Behavioral biomarkers include neuropathic pain, which is characterized by mechanical/chemical hyperalgesia, tactile allodynia in sensory large fibers, thermal nociception in sensory small fibers and sensory motor deficit in large sensory fibers.
a) Neuropathic pain: Neuropathic phenotyping in animal models begins with the evaluation of sensory loss by a quantitative assessment of neuropathic pain. The hallmark of this type of pain is allodynia or the elicitation of pain by a stimulus that is not normally considered noxious, such as light touch, pressure or mild temperature changes and hyperalgesia or pain sensation to less pain stimulation .
Biomarkers of neuropathic pain in diabetic rodents
Neuropathic pain in diabetic rodents can be assessed by using thermal, mechanical and chemically induced pain,[8
] which are enlisted in . There are several reports examining duration-dependent thermal, chemical, mechanical hyperalgesia and allodynia induced in experimental diabetic animal models. Short-term diabetes has shown thermal, chemical and mechanical hyperalgesia,[15
] whereas long-term diabetes has shown thermal and mechanical hypoalgesia.[8
] These duration-dependent changes in the thermal and mechanical nociceptive threshold reflect the symptoms in human DN. Thermal hyperalgesia is well observed in the early stage of DM in human subjects,[16
] and longer term of DM shows an increased thermal threshold, which is caused by the loss of all types of peripheral nerve fibers. Thermal allodynia to warm stimulus of 42°C[18
] and cold allodynia to cold stimulus of 10°C[7
] were also observed from the second week of diabetes.
Tests for assessment of neuropathic pain in rodent models of diabetes
Heating the plantar surface of the paw to evoke withdrawal responses in diabetic rodents also show both hypoalgesia and hyperalgesia.[19
] In STZ-diabetic rats, thermal hypoalgesia develops in the hind paw after approximately 8 weeks.[21
In addition to thermal allodynia, diabetic rats show a marked tactile allodynia when submitted to light touch to the plantar hind paw as well as chemical allodynia to paw injection of lower concentration of formalin (0.2%), while normal rats are insensitive to these stimuli. Tactile allodynia are notable within the first week of diabetes and remain up to 4 weeks, with worsening of the trouble from the second week onwards.[15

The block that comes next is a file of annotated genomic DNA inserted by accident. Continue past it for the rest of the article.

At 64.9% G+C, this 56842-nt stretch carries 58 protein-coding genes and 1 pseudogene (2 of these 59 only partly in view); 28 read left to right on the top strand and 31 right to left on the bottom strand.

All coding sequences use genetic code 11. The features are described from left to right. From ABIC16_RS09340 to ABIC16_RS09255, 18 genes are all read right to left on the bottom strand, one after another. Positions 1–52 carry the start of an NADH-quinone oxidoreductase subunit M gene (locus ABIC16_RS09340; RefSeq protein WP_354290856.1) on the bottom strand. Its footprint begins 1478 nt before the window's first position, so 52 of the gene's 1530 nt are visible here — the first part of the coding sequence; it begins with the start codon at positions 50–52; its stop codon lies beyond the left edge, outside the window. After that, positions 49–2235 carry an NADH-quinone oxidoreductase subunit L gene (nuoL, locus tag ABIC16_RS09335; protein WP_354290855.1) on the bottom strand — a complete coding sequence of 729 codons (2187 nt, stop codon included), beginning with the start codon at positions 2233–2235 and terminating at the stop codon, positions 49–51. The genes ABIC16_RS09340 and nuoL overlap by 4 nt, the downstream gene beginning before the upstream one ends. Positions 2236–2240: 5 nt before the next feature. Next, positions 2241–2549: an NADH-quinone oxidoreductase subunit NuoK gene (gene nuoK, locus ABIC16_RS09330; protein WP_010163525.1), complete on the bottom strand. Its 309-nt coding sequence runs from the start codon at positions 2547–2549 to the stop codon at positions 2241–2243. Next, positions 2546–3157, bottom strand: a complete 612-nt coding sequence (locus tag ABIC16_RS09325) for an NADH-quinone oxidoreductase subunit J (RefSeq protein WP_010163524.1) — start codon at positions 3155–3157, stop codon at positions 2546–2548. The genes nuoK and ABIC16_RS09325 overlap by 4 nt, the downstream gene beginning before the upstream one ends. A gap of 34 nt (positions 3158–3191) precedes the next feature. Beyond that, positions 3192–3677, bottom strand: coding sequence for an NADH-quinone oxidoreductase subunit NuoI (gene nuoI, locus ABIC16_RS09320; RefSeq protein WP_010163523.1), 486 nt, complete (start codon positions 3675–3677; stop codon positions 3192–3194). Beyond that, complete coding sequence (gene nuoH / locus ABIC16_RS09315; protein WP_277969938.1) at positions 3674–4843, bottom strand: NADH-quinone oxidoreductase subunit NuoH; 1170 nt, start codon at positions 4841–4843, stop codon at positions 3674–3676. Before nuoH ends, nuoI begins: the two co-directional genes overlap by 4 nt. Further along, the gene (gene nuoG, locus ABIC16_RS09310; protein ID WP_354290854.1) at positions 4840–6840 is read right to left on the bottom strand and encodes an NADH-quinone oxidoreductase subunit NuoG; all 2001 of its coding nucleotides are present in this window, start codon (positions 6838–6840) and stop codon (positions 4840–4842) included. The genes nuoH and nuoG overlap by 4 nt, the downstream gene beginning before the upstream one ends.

] Allodynia in response to a 0.2% formalin stimulus is detectable after 1 week of hyperglycemia, and maximum worsening of symptoms occurs from 4 weeks to 8 weeks.[15
b) Motor incoordination:
The sensorimotor deficits resulting from large-fiber diabetic peripheral neuropathy (DPN) can lead to significant impairment. Numerous human studies report that patients with DPN are at an increased risk of falls due to decreased postural control and altered gait and balance.[22
] Muscle spindles are involved in many sensorimotor behaviors such as the regulation of proprioception, balance, gait and the postural response, and spindle damage can lead to deficits such as motor incoordination.
The beam-walk apparatus has been used to assess sensorimotor deficits following brain injury and other conditions, resulting in altered gait, balance and/or proprioception.[23
] The beam-walk apparatus was found to be a sensitive measure for the evaluation of diabetes-induced sensorimotor changes.[9
] In this method, the number of hind paw slips as mice crossed the beam-walk apparatus was used to access the sensorimotor ability. For a slip to be counted, the foot had to lose during walking on the beam-walk apparatus. After 10 weeks of hyperglycemia, the diabetic mice showed a significantly greater number of foot slips than the nondiabetic mice, which is a marker of diabetes-induced large fiber damage.[9